Diocesan News

The New Bishop’s Coat of Arms Bears His Unique Message, And The Message of His Diocese

PROSPECT HEIGHTS — The right half of the shield in Bishop Robert Brennan’s coat of arms, the side personal to a bishop, contains a blue cross, gold lamb’s head, two red scallop shells, and a white star with seven points. Brennan_Brooklyn_Final_Coat_of_Arms

“It connects all of the different Catholic experiences of my life,” Bishop Brennan said. 

The design pays homage to the Brennan family coat of arms, which features a royal blue heraldic lion below two open-palmed red hands on a white background. Bishop Brennan replaced the lion with a royal blue cross to represent the Catholic faith. The ends of each of the cross’s arms resemble a fleur-de-lis, a stylized lily used as a symbol of the Blessed Virgin Mary. 

The red hands, meanwhile, were replaced with red scallop shells to allude to two different saints — John the Baptist and James the Greater — that hold special meaning to Bishop Brennan. The red color recalls the fact that both of these saints gave their lives as martyrs of the faith. 

“I went to St. John the Baptist High School and St. John’s University,” Bishop Brennan said. “With St. James, I was ordained on the feast of St. James and now I’m going to the cathedral of St. James, so that’s kind of a neat thing.” 

The gold lamb’s head at the center of the cross is a tribute to the coat of arms of the Diocese of Rockville Centre, where Bishop Brennan served as a priest and auxiliary bishop for nearly three decades. And the white star at the bottom of the cross symbolizes the Blessed Virgin Mary, with each of the seven points representing a member of his nuclear family. 

Another personal touch of a bishop’s coat of arms is the scroll below the shield that contains the bishop’s motto. Bishop Brennan’s motto is “Thy will be done.”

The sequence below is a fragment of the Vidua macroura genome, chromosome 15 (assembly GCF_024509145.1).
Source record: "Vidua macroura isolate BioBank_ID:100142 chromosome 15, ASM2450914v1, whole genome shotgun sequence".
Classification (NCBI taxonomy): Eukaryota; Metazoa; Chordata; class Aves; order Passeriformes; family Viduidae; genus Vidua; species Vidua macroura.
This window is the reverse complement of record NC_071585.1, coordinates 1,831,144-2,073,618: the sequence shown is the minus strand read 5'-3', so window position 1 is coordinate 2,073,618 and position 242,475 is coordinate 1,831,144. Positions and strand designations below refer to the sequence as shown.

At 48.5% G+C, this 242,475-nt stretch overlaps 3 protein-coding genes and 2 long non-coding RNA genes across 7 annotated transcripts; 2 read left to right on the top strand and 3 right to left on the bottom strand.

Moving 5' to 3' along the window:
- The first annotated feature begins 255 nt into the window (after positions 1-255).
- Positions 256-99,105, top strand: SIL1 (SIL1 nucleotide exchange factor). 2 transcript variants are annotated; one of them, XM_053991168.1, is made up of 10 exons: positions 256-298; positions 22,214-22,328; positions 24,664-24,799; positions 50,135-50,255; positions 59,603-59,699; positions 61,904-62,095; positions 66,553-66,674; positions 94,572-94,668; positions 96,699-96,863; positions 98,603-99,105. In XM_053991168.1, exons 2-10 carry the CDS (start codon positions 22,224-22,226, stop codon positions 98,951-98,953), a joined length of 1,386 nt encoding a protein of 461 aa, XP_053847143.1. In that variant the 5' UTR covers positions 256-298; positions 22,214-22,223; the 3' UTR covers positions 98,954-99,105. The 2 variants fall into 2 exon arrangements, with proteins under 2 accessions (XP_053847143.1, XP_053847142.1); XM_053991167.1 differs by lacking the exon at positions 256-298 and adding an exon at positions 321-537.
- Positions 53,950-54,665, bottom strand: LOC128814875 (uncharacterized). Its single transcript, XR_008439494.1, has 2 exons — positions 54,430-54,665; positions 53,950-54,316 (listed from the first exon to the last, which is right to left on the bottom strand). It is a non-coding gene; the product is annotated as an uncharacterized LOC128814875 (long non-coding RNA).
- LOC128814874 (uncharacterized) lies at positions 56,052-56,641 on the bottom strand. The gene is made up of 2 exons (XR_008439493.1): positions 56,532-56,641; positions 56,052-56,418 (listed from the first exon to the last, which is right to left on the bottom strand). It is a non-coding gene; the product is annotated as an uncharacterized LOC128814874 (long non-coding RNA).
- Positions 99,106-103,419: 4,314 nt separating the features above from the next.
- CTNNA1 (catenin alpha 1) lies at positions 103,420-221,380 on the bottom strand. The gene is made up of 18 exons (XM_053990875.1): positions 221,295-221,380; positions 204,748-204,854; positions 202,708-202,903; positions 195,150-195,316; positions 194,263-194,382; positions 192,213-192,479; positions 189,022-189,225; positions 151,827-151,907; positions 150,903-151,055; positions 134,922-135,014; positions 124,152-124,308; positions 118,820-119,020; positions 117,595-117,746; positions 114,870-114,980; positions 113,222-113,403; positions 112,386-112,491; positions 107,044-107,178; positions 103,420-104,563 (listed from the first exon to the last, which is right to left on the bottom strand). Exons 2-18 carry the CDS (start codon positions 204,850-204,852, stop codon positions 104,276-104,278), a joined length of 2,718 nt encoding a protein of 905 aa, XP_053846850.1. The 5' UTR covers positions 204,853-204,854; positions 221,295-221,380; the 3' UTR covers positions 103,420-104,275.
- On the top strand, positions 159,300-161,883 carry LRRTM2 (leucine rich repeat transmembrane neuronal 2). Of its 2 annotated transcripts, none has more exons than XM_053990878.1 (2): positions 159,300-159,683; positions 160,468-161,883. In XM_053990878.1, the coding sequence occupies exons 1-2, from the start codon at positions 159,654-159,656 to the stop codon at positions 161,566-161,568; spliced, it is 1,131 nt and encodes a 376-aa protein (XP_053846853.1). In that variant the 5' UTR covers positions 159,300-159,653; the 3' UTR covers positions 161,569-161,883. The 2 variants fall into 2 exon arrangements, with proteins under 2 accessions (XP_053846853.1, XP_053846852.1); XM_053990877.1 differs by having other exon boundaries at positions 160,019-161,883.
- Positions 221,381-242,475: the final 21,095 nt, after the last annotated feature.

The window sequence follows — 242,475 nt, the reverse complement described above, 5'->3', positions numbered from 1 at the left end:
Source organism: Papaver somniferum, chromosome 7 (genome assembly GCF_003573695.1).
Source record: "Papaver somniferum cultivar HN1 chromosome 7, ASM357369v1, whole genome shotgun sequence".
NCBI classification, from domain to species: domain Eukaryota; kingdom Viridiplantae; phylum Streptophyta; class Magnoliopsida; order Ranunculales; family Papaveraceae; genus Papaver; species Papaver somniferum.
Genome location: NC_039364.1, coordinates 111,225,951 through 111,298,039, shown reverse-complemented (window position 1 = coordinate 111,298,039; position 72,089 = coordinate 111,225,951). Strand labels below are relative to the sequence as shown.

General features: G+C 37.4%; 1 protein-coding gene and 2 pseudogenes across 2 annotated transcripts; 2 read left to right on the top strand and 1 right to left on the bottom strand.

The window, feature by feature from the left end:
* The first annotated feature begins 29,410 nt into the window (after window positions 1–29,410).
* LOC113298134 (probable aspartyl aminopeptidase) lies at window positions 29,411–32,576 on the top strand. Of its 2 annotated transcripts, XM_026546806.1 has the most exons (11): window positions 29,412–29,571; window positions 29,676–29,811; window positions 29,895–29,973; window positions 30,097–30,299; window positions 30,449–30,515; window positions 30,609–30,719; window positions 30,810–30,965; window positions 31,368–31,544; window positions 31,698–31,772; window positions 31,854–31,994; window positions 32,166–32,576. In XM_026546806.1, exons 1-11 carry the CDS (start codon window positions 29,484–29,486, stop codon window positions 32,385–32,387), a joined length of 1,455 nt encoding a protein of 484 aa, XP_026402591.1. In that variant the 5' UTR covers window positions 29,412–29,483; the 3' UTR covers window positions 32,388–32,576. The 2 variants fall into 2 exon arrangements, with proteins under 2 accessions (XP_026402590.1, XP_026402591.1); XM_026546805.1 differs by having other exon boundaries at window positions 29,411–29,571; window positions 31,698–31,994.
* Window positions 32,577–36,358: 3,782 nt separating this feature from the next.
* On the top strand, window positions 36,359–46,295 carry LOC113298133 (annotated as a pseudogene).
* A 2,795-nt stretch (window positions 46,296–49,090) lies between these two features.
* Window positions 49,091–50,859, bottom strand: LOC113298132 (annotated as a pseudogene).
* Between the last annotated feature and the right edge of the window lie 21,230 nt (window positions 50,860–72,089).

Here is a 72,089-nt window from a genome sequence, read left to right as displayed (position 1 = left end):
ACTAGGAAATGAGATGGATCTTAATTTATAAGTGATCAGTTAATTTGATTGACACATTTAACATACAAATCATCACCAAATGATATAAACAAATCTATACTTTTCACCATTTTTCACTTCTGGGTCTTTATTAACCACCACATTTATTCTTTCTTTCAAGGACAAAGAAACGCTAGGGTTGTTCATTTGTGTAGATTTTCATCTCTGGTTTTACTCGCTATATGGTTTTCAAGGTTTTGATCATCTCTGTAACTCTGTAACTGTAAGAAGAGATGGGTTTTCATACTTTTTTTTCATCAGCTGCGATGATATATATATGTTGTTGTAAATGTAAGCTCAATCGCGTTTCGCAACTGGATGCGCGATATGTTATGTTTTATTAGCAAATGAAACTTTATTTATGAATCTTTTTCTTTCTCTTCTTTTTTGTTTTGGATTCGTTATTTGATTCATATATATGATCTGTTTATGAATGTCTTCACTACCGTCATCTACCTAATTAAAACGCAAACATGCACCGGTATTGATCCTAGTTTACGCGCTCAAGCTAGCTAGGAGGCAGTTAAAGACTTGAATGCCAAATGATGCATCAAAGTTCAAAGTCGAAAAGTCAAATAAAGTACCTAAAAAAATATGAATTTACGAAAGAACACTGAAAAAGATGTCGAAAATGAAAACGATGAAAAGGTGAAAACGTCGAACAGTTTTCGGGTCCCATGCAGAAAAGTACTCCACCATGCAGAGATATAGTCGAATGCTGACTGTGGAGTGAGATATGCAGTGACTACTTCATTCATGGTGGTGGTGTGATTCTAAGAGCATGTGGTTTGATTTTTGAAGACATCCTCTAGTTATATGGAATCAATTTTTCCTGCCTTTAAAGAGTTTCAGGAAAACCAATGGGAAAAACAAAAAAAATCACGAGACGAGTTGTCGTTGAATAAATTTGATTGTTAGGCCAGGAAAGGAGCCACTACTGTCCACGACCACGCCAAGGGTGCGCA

The choice was an ode to his grandfathers. One of them died before he was born, and the other before he turned four. As he tells it in the homily from his installation Mass in the Diocese of Columbus, it was a family ritual to visit the cemeteries where they were buried. On one of the gravestones, the one of his grandfather that he hadn’t met, the words “Thy will be done” were etched in stone. 

“This has to be my first encounter with the Sacred Scripture,” Bishop Brennan said in the homily. “So, years later, when I was to choose a motto, I went right to the words ‘Thy will be done.’” 

Bishop Brennan goes on to further credit his grandfathers for teaching him “a deep and abiding faith,” and with passing on a “legacy of faith, hope, and love” that his parents in turn passed on to him and his siblings. 

In addition to the scroll, another external ornament of Bishop Brennan’s coat of arms is a gold cross that sits on top of the shield. 

Above the cross is an ecclesiastical hat, in the form of a galero — a broad brimmed hat with tasselled strings formerly worn by clergy. The galero seen in Bishop Brennan’s coat of arms is green with six tassels draped along each side of the coat of arms. This represents his hierarchical status as a bishop. It only changes if his rank changes. 

Bishop Brennan designed the personal portion of his coat of arms when he was elevated to auxiliary bishop of the Diocese of Rockville Centre in 2012, and it will stay with him wherever he goes. 

Upon Bishop Brennan’s installation to the Diocese of Brooklyn, however, the left side of the shield in his coat of arms will change to reflect the diocesan shield. This happens each time a bishop moves to a new diocese; he adds his present diocese’s shield. 

The Diocese of Brooklyn shield is divided into four quadrants. The top left is red with a king’s crown, and the top right is blue with a queen’s crown, representing the diocese’s two counties: King’s County, Brooklyn, and Queens County, Queens. “King” and “Queen” are also references to Christ the King, and the Blessed Virgin Mary. 

The bottom two quadrants — the left blue and the right red — each contains a white circle (roundel) overlapped by wavy blue bars. This is a reference to a fountain that is also representative of Christ the King and the Blessed Virgin Mary. 

In the middle of the four quadrants is a miniature white shield with the same red scallop shell that is present in Bishop Brennan’s personal shield. It too is honoring St. James the Greater, the titular head of St. James Cathedral Basilica in the diocese. 

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